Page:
If your clients want to wash their hands of any further involvement in real estate owned by their businesses, they can sell real property assets and complete 1031 exchanges into passive real estate investments such as Delaware Statutory Trusts (DSTs).

Your clients can sell their actively managed properties and exchange them into fractional shares of a DST to defer any realized capital gains and accumulated depreciation recapture taxes. Since the Internal Revenue Service views beneficial interests in a DST as direct property ownership, DSTs are eligible for 1031 exchange tax sheltering both upfront and upon exit. DSTs offer no direct involvement in the properties held under trust, yet your clients can still enjoy the potential benefits associated with direct property ownership in investment real estate. DSTs typically have a holding period between seven and 10 years, though, making them highly illiquid investments.

Investors who purchase shares of a real estate investment trust (REIT) may receive annual returns and dividend-based income from the REIT without the headaches associated with direct property ownership. However, since shares of stock aren’t considered like-kind to real property, this passive investment option isn’t eligible for 1031 exchange treatment. Your clients would have to cash out of any actively owned properties before purchasing shares of a REIT. Although REITs are liquid investments, their performance is tied to movements in public equities markets. Crowdfunding is another option for passive real estate investments, but like REITs these investments aren’t eligible for 1031 exchanges and provide few tax advantages.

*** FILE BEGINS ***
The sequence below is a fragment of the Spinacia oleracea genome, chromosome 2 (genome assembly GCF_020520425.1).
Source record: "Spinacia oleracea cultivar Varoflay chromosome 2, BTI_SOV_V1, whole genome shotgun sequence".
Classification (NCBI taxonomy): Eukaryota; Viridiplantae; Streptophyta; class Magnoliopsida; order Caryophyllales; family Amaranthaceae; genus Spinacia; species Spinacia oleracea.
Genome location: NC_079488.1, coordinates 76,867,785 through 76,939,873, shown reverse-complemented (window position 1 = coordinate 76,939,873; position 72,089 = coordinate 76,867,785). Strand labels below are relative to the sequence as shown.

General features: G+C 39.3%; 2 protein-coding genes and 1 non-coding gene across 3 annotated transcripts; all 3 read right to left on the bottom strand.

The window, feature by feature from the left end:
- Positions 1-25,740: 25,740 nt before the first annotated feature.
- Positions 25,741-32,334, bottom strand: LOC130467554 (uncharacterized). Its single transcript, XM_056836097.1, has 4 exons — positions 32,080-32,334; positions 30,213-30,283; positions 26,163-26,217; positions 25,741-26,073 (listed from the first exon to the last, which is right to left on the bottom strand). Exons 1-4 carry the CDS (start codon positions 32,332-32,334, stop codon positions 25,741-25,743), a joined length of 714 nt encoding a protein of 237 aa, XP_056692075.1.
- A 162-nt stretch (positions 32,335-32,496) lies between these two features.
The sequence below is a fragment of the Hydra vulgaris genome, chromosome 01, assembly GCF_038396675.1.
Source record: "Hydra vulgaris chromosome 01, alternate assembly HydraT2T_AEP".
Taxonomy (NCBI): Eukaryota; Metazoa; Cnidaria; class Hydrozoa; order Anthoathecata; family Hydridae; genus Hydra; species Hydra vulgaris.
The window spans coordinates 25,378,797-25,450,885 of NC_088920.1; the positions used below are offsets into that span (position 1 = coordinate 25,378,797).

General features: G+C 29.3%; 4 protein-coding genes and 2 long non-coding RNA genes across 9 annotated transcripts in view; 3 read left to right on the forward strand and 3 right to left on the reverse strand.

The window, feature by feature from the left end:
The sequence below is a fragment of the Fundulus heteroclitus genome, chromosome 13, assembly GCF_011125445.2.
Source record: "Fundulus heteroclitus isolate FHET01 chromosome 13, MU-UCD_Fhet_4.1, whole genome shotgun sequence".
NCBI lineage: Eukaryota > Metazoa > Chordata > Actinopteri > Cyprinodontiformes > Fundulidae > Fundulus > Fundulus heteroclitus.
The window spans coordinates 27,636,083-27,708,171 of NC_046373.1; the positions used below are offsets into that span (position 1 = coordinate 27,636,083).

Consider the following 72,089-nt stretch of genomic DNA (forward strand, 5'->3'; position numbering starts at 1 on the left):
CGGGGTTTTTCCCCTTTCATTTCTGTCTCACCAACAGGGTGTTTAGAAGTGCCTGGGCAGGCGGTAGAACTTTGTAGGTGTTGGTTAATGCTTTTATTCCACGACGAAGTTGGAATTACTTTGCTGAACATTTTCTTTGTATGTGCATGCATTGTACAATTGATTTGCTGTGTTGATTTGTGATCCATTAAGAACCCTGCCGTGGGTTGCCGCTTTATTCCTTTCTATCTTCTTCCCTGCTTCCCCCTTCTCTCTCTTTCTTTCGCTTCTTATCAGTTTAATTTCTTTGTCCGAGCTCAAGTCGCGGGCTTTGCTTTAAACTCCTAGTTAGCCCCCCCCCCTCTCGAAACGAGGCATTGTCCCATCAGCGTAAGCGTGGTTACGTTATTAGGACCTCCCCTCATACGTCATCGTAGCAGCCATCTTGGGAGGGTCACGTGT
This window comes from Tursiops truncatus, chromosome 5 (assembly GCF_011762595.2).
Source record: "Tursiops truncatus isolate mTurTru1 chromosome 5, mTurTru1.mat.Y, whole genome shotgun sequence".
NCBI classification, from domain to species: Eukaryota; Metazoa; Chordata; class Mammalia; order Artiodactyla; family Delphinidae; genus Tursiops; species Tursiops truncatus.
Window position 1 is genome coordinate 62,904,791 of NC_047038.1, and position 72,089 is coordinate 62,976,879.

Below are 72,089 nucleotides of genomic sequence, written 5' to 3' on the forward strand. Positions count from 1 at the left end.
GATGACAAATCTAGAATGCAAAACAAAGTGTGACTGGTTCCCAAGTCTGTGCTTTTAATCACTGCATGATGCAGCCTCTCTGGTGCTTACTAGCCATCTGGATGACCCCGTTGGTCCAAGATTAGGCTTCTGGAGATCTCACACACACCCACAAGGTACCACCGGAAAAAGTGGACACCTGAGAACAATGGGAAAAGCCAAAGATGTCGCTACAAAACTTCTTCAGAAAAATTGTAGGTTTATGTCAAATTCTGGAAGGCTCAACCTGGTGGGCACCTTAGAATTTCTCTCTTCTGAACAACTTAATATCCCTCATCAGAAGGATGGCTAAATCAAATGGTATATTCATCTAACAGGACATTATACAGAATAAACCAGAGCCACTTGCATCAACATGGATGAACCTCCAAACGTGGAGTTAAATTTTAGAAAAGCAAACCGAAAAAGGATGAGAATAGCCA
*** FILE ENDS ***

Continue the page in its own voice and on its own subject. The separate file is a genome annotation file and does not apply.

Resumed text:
Putting it all Together

Businesses that include commercial real estate or investment properties among their primary assets have special considerations for their exit strategies.

Clients may choose to keep their real property assets in order to enjoy the tax advantages that come with direct property ownership. Clients who wish or need to divest those assets may be able to complete 1031 exchanges to defer capital gains taxes on appreciated real estate. Another option for clients who no longer want to actively manage their investment properties is to exchange into shares of Delaware Statutory Trusts.

This material is for general information and educational purposes only. Information is based on data gathered from what we believe are reliable sources. It is not guaranteed as to accuracy, does not purport to be complete and is not intended to be used as a primary basis for investment decisions. It should also not be construed as advice meeting the particular investment needs of any investor.

Realized does not provide tax or legal advice. This material is not a substitute for seeking the advice of a qualified professional for your individual situation.

No public market currently exists, and one may never exist. DST programs are speculative and suitable only for Accredited Investors who do not anticipate a need for liquidity or can afford to lose their entire investment.

Costs associated with a 1031 transaction may impact investor's returns and may outweigh the tax benefits. An unfavorable tax ruling may cancel deferral of capital gains and result in immediate tax liabilities.